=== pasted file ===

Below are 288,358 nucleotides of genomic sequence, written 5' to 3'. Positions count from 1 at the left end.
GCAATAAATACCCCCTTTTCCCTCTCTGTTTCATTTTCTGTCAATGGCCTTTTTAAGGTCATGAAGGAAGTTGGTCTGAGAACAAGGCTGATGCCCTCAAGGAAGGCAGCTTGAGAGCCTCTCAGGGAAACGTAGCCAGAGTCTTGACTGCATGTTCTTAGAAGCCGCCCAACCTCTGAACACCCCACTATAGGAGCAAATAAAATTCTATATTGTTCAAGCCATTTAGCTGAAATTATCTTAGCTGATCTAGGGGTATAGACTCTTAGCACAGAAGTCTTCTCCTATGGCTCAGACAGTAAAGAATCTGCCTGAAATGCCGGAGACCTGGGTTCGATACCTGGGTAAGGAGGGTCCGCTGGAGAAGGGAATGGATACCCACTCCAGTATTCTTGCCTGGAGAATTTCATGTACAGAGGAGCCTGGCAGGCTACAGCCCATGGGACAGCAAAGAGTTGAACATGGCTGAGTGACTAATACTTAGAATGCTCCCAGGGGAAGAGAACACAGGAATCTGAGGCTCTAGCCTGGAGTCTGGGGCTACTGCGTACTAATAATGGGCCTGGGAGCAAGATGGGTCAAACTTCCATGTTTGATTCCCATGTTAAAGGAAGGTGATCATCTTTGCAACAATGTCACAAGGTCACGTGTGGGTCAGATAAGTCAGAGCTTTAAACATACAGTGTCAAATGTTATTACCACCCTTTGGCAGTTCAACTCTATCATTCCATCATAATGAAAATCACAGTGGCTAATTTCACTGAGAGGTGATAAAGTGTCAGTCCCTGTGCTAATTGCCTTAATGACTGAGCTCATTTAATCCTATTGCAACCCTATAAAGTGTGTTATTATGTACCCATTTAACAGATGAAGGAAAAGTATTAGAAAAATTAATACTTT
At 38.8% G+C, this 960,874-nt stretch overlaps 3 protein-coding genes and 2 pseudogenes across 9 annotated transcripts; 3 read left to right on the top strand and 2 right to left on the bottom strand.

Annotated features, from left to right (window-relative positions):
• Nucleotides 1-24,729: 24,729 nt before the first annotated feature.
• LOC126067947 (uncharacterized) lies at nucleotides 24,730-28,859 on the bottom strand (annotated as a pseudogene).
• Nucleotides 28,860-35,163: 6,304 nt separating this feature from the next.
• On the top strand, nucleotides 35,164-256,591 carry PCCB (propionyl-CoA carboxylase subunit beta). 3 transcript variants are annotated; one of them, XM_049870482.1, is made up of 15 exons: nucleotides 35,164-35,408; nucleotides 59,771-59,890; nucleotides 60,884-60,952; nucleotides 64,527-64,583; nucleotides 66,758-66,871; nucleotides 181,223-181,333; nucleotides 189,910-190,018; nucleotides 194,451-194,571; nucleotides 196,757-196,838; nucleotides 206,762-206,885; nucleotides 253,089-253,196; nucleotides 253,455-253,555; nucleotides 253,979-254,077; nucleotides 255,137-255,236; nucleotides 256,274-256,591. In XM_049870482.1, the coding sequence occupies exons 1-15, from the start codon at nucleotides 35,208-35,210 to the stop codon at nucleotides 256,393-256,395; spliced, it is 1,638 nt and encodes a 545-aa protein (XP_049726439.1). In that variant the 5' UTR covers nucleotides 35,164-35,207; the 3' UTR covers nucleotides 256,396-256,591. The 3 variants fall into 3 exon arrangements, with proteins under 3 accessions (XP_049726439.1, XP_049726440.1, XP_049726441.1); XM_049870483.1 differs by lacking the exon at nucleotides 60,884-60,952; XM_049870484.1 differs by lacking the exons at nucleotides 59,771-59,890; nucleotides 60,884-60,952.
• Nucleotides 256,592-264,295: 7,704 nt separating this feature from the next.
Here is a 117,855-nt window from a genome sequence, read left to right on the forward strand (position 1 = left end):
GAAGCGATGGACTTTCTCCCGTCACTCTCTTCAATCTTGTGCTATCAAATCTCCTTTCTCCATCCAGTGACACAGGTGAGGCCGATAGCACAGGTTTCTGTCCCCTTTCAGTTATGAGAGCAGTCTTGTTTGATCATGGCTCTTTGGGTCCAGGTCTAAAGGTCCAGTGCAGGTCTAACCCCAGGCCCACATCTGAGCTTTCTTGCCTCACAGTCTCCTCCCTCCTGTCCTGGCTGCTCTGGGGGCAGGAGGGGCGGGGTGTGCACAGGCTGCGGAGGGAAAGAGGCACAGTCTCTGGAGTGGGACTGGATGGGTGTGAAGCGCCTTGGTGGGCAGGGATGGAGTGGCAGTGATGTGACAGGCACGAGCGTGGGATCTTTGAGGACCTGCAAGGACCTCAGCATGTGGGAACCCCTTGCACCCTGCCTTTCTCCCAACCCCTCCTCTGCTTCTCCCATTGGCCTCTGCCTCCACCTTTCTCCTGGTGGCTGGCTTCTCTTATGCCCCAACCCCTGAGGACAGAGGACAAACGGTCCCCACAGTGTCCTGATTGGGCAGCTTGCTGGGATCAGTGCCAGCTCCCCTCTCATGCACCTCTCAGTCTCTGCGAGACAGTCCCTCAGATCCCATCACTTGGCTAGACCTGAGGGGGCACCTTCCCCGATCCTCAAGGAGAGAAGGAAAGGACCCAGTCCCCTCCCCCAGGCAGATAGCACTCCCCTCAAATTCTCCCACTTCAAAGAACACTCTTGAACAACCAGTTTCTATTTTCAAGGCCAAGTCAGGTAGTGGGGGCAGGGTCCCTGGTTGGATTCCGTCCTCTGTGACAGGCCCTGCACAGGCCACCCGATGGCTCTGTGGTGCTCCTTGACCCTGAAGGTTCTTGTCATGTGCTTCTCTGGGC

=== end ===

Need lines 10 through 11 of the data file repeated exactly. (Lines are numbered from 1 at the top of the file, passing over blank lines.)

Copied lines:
Here is a 117,855-nt window from a genome sequence, read left to right on the forward strand (position 1 = left end):
GAAGCGATGGACTTTCTCCCGTCACTCTCTTCAATCTTGTGCTATCAAATCTCCTTTCTCCATCCAGTGACACAGGTGAGGCCGATAGCACAGGTTTCTGTCCCCTTTCAGTTATGAGAGCAGTCTTGTTTGATCATGGCTCTTTGGGTCCAGGTCTAAAGGTCCAGTGCAGGTCTAACCCCAGGCCCACATCTGAGCTTTCTTGCCTCACAGTCTCCTCCCTCCTGTCCTGGCTGCTCTGGGGGCAGGAGGGGCGGGGTGTGCACAGGCTGCGGAGGGAAAGAGGCACAGTCTCTGGAGTGGGACTGGATGGGTGTGAAGCGCCTTGGTGGGCAGGGATGGAGTGGCAGTGATGTGACAGGCACGAGCGTGGGATCTTTGAGGACCTGCAAGGACCTCAGCATGTGGGAACCCCTTGCACCCTGCCTTTCTCCCAACCCCTCCTCTGCTTCTCCCATTGGCCTCTGCCTCCACCTTTCTCCTGGTGGCTGGCTTCTCTTATGCCCCAACCCCTGAGGACAGAGGACAAACGGTCCCCACAGTGTCCTGATTGGGCAGCTTGCTGGGATCAGTGCCAGCTCCCCTCTCATGCACCTCTCAGTCTCTGCGAGACAGTCCCTCAGATCCCATCACTTGGCTAGACCTGAGGGGGCACCTTCCCCGATCCTCAAGGAGAGAAGGAAAGGACCCAGTCCCCTCCCCCAGGCAGATAGCACTCCCCTCAAATTCTCCCACTTCAAAGAACACTCTTGAACAACCAGTTTCTATTTTCAAGGCCAAGTCAGGTAGTGGGGGCAGGGTCCCTGGTTGGATTCCGTCCTCTGTGACAGGCCCTGCACAGGCCACCCGATGGCTCTGTGGTGCTCCTTGACCCTGAAGGTTCTTGTCATGTGCTTCTCTGGGC